Dear College of Science Faculty and Staff,
You’ve likely heard a BeeGees song - the 2017 estimate was that one of their hits played on the radio every twenty seconds. I had vaguely discounted them as a run of the mill pop group until I came across an interview with Barry Gibb, the last living member, and started digging around. In fact, their music is fantastic (click on the *links), and as a bonus, their interesting story suggested some excellent tips for Science research.
From modest beginnings in England, and later Australia, the Gibb brothers - Barry, and twins Maurice and Robin - formed the BeeGees and were pre-teen TV stars with confidence and great harmonies. Back in England the group became hugely successful, largely by popularizing ‘disco’ through their Saturday Night Fever* score (although the genre later became a racist/homophobic target). For 27 consecutive weeks in 1978, seven songs written by the brothers were #1 on the US charts, and they held five of the top ten slots for even longer. Eventually, radio hosts refused to play their songs and held BeeGees-free weekends!
The parallels between the effective BeeGees working style and the important collaborative research we’re promoting at Northeastern are quite interesting. For example…
- Harmonize. Three people, one lovely sound. My favorite Bee Gees video is Too Much Heaven* - the brothers simply clustered around a mic, complementing one another perfectly. Just like the complementary expertise that makes collaborative research powerful.
- Give credit where it’s due. The lead BeeGees singer was the one who wrote the song (for example I Started a Joke*). There was no fixed leader, more a shifting partnership. Works for collaborative research where distributing leadership may be most effective.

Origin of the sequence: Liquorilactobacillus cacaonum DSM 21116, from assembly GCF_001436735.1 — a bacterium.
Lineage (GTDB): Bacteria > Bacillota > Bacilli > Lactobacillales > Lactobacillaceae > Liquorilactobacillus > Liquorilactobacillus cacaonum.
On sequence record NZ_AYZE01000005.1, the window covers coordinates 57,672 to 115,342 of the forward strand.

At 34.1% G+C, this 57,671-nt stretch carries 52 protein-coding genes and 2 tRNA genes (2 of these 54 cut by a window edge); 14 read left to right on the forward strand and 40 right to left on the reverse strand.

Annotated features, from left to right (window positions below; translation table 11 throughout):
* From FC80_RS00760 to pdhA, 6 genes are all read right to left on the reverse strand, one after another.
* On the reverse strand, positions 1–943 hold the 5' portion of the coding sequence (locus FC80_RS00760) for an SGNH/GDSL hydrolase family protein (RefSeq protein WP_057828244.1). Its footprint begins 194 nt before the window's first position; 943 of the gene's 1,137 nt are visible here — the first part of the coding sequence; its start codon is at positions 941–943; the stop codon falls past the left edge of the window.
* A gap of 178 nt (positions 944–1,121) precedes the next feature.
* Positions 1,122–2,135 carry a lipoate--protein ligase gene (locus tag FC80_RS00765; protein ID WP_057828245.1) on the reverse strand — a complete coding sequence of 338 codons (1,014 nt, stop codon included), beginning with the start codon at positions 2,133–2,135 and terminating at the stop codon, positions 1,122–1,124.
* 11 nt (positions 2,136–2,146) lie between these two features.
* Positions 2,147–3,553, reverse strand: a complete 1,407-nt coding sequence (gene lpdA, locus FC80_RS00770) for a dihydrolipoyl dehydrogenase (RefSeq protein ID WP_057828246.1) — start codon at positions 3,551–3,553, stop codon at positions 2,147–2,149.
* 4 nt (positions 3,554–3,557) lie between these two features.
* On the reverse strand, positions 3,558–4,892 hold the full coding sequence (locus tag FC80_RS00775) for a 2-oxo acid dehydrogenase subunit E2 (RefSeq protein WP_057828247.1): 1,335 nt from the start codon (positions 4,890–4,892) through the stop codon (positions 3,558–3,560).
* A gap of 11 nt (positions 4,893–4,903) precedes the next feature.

- Smile while singing! As taught by the BeeGees dad. A positive attitude invites new ideas, constructive input and unusual connections.
- Persevere, but also reinvent yourself. Totally. Research is hard work, and it takes time to get somewhere. The BeeGees kept going by shifting - from ballads to R&B to disco and then wrote for other artists*. No need to stay in a research rut.
- Be there for the public. That’s the point of performance, but we should be able to explain every research project in plain terms, and why it’s useful.
Our Associate Dean for Research, Erin Cram, recently ran a survey to ask what would help promote top research in our College, including cross-College participation. Thanks to all who responded, and the results will be helpful in formulating next steps. To start, we will be hiring an Associate Director for Research Development and Collaborations. Last year, the College of Science raised an impressive ~$45M in direct costs. This year our goal is an ambitious $60M, and reaching this depends on key research areas, the right funding type, high proposal quality, and numbers of faculty submitting proposals. Our five-year goals acknowledge the need to increase COS researchers: at least fifty new tenure stream faculty, doubling the number of PhD trainees, trebling postdoctoral trainees, and adding research faculty. Thank you to every faculty and staff member for the enormous, excellent efforts involved in gathering data, preparing funding proposals, monitoring grant awards, hiring personnel, and keeping our vast research enterprise running.
Research is the most difficult thing we do in the College of Science and at Northeastern University. We need help from everywhere to build an ever more excellent research landscape, promoting harmonies that compose the brilliantly useful, fascinating music of Science.
Hazel Sive PhD
Dean, College of Science